Regardless of your political leanings, it can’t be disputed that the environment lost in the recent election. Reports are coming out that the President-elect has tapped a climate-denier to head the environmental policy transition team, is favoring an oil and gas executive for the Department of Interior and other pro-fossil-fuel champions as energy advisers (more info here . We know that his campaign promises included “cancelling” our country’s commitment to the Paris Agreement, bringing back the coal industry, scrapping the Clean Power Plan, rolling back important enviro regulations, and reversing Obama’s decision regarding the Keystone XL pipeline. There are also reports about his investment in the Dakota Access Pipeline.
Friends, our work is more important than ever before.
First, some good news: The youth who are suing the federal government have won a critical milestone in their lawsuit for lack of climate action to protect the atmosphere for the prosperity and survival of future generations. This, to me, is a bright shining light of hope, and I’ve supported them with my donation - perhaps you will too.
And more good news: thanks to local grassroots opposition, the natural gas power plant proposed for New Milford has been rejected by the Mayor. Local action works!
I have been asked for advice on what to do. While the following is in no way exhaustive, I offer up some ideas for your consideration, and invite additional strategies and ideas.
Discern your gifts, talents and resources to identify the best way for you to be engaged. We need each other!
Educate, educate, educate!!
Organize locally to talk about issues related to the climate justice movement. Show films and host discussion forums. Help people make the connections between their actions and the impacts on our planet and humanity.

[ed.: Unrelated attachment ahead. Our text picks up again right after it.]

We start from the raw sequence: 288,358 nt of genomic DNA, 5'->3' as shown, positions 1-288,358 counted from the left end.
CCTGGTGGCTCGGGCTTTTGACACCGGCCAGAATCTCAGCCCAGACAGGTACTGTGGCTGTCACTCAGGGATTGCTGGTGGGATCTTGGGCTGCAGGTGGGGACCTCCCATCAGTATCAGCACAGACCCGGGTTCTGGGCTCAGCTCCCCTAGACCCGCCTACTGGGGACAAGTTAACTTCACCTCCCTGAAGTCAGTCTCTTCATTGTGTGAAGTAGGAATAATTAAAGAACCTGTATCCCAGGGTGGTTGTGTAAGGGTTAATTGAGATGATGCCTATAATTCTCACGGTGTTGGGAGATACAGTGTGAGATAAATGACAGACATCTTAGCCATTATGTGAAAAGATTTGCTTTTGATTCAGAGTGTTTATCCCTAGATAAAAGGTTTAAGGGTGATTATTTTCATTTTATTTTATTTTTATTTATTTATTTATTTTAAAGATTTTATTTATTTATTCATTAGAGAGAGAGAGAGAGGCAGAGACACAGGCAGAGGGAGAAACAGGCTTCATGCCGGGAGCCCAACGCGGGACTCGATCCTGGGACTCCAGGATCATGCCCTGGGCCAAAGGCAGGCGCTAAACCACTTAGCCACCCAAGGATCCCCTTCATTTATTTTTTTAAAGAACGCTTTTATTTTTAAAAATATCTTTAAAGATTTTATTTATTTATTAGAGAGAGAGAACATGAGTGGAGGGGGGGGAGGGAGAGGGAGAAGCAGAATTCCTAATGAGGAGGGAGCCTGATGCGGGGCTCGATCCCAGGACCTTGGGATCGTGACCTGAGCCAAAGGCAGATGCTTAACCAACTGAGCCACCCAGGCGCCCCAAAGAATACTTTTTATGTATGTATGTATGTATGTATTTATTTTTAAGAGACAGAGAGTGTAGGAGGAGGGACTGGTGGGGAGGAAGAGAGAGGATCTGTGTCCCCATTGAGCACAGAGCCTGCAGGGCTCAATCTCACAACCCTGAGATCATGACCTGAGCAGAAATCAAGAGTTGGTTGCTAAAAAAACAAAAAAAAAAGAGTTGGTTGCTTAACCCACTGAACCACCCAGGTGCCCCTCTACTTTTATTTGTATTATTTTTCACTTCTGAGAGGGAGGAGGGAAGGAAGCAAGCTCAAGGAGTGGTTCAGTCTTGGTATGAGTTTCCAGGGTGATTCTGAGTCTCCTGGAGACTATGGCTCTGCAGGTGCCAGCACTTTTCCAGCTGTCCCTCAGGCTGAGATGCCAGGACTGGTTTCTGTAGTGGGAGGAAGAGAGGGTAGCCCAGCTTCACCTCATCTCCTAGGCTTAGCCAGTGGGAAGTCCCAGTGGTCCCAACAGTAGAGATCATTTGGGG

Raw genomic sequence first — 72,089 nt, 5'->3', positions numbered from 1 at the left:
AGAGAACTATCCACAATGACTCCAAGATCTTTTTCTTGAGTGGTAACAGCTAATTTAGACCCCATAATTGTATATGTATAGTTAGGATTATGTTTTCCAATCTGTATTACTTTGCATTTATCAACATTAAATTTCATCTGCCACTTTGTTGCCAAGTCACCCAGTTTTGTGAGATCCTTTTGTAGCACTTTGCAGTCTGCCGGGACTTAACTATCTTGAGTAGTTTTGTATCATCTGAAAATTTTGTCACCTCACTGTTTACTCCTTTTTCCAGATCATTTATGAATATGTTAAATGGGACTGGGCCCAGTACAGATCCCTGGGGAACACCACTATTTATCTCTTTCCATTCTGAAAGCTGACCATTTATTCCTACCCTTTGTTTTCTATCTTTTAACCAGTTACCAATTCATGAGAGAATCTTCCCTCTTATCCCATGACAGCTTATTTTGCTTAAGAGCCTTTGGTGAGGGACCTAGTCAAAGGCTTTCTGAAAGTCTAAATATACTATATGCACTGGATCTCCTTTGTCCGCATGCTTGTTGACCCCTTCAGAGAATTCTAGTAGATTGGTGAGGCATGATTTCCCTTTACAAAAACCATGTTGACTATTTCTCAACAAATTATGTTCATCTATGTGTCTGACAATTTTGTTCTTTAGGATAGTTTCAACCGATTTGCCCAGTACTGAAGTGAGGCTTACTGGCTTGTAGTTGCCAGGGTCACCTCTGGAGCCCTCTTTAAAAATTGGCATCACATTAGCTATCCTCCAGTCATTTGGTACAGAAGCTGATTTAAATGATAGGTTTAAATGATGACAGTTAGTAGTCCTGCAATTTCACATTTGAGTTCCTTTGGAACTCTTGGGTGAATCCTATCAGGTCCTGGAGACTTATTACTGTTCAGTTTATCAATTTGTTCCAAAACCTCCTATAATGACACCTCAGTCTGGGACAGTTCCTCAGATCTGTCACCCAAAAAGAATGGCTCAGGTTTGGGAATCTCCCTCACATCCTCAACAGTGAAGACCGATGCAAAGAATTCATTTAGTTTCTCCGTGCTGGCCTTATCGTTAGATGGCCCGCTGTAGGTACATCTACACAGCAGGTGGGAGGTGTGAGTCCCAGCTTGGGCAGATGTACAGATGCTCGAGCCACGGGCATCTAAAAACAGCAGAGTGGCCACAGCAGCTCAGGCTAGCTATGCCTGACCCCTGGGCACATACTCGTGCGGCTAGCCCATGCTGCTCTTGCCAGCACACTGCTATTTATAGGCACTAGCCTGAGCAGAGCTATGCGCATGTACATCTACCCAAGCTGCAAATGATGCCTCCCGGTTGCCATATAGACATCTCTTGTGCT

Call and meet with your legislators - sign up to be a CTUCC Advocate Corps.
Learn about intersectionality and white privilege and join in solidarity with groups focused on separate but related issues of justice.
Write letters to editors, engage your faith community, etc. to increase exposure of these issues and inspire people to act.
Get kids (and yourself!) outside in nature - studies show that inspiring personal responsibility for the planet is more successful when one fosters an emotional, compassionate connection with nature than when taught about enviro disasters. Send them to camp for summer or for weekend retreats. Donate to organizations with this as their mission (including Silver Lake).
Engage in the movement to end the expansion of fossil fuel infrastructure and to support renewable energy infrastructure. Learn about, educate about and resist the pipelines proposed through our region, including the Spectra AIM, and power plants.
Join the movement of towns that are passing fracking waste ban ordinances (there are 5 towns that have passed them so far: I’m sure Gary Bent would be happy to provide more info on his efforts in his town [thanks Gary!]. Jen Siskind, a volunteer from Food and Water Watch, is a force in supporting towns in this regard, and she will provide editable, electronic copies of local ordinance language - contact her at email@example.com)
Get your church and others to go green with the EMT Green Church Awards and the IREJN Green Houses of Worship Recognition program. Look into a faith-based Solarize program.
Divest your own money from funds that support fossil fuels. Encourage your church to invest in the Eden Fund – the CT Conference's Carbon Reserve Free strategy for investing.
I’ve been asked for my shortlist of trusted organizations to fund. Here are a few that I recommend:
Sacred Stone Camp / Standing Rock Sioux Tribe water protectors have been camped out since April, and are committed to staying as long as it takes. The North Dakota winters are tough. They need supplies and funds for legal defense for the water protectors who have been arrested. I’ve sent my donation, and invite you to do the same.
Food and Water Watch
Our Childrens’ Trust
Moral Mondays CT
Southern Poverty Law Center
You can also donate to the work we are doing at the UCC Northeast Environmental Justice Center.
Finally, please take a look at the BRAND NEW ctucc.org website, including the new pages for our environmental ministries. The site is still a work in progress, and I welcome your feedback. Thank you!
As Director of the Northeast Regional Environmental Justice Center at Silver Lake, Pam Arifian is responsible for improving Silver Lake's environmental footprint, creating educational opportunities, and to serve as a resource, collaborator, and ...